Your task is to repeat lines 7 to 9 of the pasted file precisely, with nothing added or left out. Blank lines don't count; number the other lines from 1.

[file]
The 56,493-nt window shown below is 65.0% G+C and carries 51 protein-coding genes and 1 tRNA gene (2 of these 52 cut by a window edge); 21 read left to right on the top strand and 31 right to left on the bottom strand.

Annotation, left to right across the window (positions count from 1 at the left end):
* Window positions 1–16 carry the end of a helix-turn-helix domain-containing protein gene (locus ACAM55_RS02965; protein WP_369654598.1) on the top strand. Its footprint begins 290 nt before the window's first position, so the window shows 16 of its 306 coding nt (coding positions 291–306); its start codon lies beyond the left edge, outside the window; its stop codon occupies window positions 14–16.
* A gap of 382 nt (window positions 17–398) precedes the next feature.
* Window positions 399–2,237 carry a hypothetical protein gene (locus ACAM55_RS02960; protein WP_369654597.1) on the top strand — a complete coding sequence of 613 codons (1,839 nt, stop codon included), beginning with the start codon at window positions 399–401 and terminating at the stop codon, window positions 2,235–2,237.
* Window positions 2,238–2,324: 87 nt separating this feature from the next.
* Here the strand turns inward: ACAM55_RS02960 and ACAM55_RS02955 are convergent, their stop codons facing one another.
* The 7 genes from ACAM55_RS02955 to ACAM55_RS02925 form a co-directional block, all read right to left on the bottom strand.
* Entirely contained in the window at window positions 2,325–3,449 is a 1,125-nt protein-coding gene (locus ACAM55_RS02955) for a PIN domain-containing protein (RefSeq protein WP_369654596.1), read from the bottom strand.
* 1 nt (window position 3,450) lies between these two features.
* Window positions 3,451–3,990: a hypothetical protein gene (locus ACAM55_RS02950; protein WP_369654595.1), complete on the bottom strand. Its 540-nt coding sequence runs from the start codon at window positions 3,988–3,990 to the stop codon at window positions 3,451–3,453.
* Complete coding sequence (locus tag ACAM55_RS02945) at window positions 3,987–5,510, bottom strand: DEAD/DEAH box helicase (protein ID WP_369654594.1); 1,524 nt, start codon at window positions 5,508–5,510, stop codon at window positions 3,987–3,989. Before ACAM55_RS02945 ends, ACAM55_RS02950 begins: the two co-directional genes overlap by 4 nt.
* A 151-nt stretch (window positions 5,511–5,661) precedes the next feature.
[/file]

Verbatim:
* Here the strand turns inward: ACAM55_RS02960 and ACAM55_RS02955 are convergent, their stop codons facing one another.
* The 7 genes from ACAM55_RS02955 to ACAM55_RS02925 form a co-directional block, all read right to left on the bottom strand.
* Entirely contained in the window at window positions 2,325–3,449 is a 1,125-nt protein-coding gene (locus ACAM55_RS02955) for a PIN domain-containing protein (RefSeq protein WP_369654596.1), read from the bottom strand.